We have had this wine before, but this time we drank from the bottle, leaving little time for the wine to air and show its best stuff. The nose on this dark ruby colored wine starts off hot, with some mineral and loamy notes, along with cherry, cranberry, and coffee. The mouth on this medium bodied wine has cranberry, cherry, and a soft mouth. The mid palate has integrating tannins, acid, and coffee. The finish is long and spicy, with a dollop of vanilla and a long and pleasing finish. This is NOT an admonishment of the wine as much as it is an admonishment to me for not properly managing this bottle. This wine needs time to open and allow itself to be shown in its best light, which we never let happen, so give this bottle a chance, but please open it a few hours in advance, taste at opening and then a few hours later to see the difference.
This past weekend saw us hosting a meal for my Nephew and friend who had just completed his qualifications to start his PHD at Berkley University. The meal started with a nice Chicken Soup (recipe here) and my wife’s awesome whole wheat challah. It was followed by two stews that were consumed heartily. Benyamin Cantz joined us for the meal, along with some of our dear friends, and as I was preparing the stews, I could hear Benyo saying “never use the same ingredients in two dishes that are served during the same meal”. So as I reused Yukon potatoes and carrots in the two stews, I knew I would hear it from him. That said, the flavors of the two dishes were so very different that it worked out. The tajine recipe starts off with browning both ends of sliced Merguez, cut into one inch tubes. Once both sides are browned, I remove them from my Dutch Oven and brown the onions. I always throw in the salt and pepper at this point to help soften the onions and make them release their water and increase their sweetness. Once the onions are browned nicely, throw in all the spices, and make sure the spices coat the onions. Once the spices are evenly distributed, throw in the other vegetables and let them get some of the spices coated on them as well, and cook them for 10 or so minutes to help them release their liquid. At this point throw in the sun-dried tomatoes, the wine, water, browned Merguez, cinnamon stick, and vegetable stock. Throw this in a preheated 400 degree oven for one hour. Then add in the chickpeas and fruit and let cook for another 30 or so minutes. Remove the cinnamon stick and serve.
Moroccan Merguez Tajine (recipe)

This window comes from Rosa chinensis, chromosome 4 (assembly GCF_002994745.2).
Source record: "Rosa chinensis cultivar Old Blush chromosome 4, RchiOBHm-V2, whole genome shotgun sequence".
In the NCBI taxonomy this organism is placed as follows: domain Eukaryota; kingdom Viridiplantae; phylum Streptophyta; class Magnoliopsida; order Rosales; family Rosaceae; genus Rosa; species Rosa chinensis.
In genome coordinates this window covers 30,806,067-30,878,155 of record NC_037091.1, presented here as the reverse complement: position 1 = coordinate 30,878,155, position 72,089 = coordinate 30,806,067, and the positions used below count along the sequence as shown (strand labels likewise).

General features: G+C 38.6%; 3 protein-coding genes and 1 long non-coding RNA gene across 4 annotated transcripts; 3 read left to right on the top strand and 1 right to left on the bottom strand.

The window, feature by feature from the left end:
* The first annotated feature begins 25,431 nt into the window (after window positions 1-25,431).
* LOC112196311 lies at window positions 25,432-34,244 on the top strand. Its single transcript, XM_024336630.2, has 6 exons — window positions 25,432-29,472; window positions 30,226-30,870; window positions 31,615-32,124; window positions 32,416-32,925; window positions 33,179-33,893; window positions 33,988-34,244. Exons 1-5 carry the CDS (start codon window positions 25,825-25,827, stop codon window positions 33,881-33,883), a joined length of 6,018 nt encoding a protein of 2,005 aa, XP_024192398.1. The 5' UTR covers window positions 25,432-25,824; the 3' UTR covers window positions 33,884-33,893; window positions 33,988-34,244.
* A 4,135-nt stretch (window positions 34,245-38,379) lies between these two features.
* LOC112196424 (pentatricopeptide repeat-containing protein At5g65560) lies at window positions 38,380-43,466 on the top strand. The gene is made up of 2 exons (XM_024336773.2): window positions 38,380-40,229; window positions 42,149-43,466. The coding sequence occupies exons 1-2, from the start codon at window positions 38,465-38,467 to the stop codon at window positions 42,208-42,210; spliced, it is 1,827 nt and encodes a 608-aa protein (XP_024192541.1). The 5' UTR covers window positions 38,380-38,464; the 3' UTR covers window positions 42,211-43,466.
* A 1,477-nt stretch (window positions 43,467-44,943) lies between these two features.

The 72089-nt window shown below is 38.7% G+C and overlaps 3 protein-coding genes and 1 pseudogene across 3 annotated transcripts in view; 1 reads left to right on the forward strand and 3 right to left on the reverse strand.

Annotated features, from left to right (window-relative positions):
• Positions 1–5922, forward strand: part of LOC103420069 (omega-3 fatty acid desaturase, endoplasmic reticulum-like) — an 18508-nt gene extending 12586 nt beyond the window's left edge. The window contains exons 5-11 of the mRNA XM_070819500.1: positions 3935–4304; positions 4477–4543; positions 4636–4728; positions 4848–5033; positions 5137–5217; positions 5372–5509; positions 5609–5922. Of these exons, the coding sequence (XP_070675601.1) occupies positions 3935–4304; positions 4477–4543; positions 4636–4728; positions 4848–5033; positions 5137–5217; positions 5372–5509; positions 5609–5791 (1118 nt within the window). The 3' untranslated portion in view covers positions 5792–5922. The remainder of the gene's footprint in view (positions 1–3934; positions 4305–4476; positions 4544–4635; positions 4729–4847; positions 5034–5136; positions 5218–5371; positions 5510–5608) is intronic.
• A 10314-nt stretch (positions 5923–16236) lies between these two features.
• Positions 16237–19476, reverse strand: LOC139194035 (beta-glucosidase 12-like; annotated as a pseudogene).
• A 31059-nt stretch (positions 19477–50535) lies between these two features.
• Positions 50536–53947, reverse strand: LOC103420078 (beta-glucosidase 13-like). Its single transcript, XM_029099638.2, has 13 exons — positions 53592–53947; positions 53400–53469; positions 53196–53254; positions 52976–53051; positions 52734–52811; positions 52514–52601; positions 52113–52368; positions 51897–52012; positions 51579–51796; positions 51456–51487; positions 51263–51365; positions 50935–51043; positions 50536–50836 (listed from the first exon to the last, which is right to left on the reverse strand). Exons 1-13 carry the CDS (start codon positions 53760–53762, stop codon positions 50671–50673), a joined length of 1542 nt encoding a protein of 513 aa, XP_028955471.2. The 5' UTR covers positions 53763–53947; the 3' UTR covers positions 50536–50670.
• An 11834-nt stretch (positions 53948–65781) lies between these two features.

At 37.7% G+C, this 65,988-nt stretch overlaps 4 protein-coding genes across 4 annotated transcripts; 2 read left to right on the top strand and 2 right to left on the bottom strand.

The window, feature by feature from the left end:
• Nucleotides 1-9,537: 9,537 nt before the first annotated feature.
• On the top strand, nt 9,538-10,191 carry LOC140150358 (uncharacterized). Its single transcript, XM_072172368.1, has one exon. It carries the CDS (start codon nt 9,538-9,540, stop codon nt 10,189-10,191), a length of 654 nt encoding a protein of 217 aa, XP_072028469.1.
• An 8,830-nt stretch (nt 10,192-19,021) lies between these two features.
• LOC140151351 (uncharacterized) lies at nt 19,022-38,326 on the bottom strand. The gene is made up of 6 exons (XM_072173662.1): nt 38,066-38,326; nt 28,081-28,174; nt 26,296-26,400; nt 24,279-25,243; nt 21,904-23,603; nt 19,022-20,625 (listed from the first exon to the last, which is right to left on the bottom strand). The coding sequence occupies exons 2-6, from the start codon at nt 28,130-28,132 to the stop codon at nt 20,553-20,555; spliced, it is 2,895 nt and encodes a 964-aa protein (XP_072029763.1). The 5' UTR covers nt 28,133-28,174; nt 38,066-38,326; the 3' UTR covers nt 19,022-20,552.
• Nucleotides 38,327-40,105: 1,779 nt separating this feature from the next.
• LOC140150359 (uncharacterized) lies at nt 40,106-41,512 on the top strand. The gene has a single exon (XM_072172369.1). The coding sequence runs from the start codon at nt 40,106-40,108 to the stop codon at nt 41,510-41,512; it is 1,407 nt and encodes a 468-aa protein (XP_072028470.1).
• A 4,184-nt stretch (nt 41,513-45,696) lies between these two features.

1/4 cup of olive oil
2 pounds of Merguez sliced into one inch tubes
6 cloves garlic
3 large onions cut into chunks
Salt and pepper
Pinch of saffron threads
4 Yukon potatoes cut into chunks
6 carrots cut into chunks
1/4 cup of sun-dried tomatoes
2 cups vegetable stock
1 cup of white wine
1 cinnamon stick
1 can cooked chickpeas
1/2 cup dried apricots
1/2 cup of dried dates
The kielbasa recipe can be found here on another blog posting. It came out OK, but not as glorious as my previous attempt. The stews were paired with brown basmati rice, and a nice fresh green salad. To pair with these foods, we went to a collection of wines that were brought by Benyo from his personal stash and from my stash as well. A side note, some of the wines were well past their prime, and some were a bit past their prime. Please do not look down at the work, rather look down on us for holding on to these puppies for too long.
The wines are listed in the order that they were consumed:
2004 Four Gates Rishona (750ml) – Score: A-
I need to start by stating that this was a bottle that Benyo made for us, as it was a 750 ml bottle, rather than the released 375 ml sized bottle. The color on this brown tinged/dark ruby colored wine, was hopping with chicken cherry cola, coffee, mature oak, fig, and raspberry. The mouth on this intense and full bodied wine was layered with bright black cherry, coffee, and oak. The mid palate was bracing with bright acidity and oak. The finish was long and tantalizing with more cherry, oak, and coffee, layered under a canopy of mature flavors. This is clearly a wine that needs to be consumed now, but to some, this was one of the winners, which was shocking given the list of wines we enjoyed.